So what's not to love about the rare spirit of bipartisanship (or wish to put this interest behind them in an election year) which apparently has overtaken Congress on this issue? I have two concerns - both serious.

Why the Supreme Court Might Strike Down the Renewed Preclearance Requirement

First, there is a very serious risk that the Roberts Court would strike down a renewed section 5 as unconstitutional.

The Supreme Court, as part of its "New Federalism" jurisprudence, has recently been limiting the ability of Congress to pass civil rights laws. Beginning with the 1997 case of City of Boerne v. Flores, the Court has held that Congress must produce a strong evidentiary record of intentional state discrimination to justify laws that burden the states. In addition, whatever burden is placed on the states must be "congruent and proportional" to the extent of the violations.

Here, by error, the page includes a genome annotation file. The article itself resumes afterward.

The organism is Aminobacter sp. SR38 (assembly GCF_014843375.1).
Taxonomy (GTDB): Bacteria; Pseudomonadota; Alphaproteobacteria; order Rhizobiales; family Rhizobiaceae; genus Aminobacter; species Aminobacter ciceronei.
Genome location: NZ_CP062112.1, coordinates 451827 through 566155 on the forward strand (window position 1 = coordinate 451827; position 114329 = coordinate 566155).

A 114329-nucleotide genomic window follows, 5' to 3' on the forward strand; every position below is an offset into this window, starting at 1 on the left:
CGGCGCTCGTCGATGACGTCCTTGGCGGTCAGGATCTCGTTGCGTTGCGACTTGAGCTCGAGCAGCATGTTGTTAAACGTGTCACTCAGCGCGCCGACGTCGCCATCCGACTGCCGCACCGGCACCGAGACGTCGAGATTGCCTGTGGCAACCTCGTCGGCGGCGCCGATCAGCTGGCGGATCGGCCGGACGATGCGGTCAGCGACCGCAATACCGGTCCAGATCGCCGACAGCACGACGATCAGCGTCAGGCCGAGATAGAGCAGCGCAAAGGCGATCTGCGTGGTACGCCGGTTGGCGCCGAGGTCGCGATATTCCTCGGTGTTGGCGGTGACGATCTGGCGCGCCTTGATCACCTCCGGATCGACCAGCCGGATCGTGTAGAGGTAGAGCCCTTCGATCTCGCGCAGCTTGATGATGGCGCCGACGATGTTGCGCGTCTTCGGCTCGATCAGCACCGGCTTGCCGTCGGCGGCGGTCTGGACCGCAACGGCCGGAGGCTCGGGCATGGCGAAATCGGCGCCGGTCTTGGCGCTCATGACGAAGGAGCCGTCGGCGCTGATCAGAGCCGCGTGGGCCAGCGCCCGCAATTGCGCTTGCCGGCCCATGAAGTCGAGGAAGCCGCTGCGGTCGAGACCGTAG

Under this standard, Congress could well have an evidentiary problem with a renewed section 5, for several reasons:

First, because the Act has been so effective as a deterrent it will be hard to produce enough evidence of intentional discrimination by the states so as to justify the extraordinary preclearance remedy for another 25 years. Although the House record for VRA renewal runs for literally thousands of pages, there's just not that much in it that shows that the states covered under section 5 are engaging in patterns of intentional racial discrimination.

Indeed, DOJ rarely objects to any voting changes submitted for preclearance anymore. From 1998-2002, DOJ objected to a meager 0.05% of preclearance requests.

Second, the House record seems to show that the problems that do continue to exist occur across the nation, not just in the covered jurisdictions. So the Court may insist on evidence that the covered jurisdictions present greater problems than the rest of the nation to justify the geographically-selective preclearance remedy.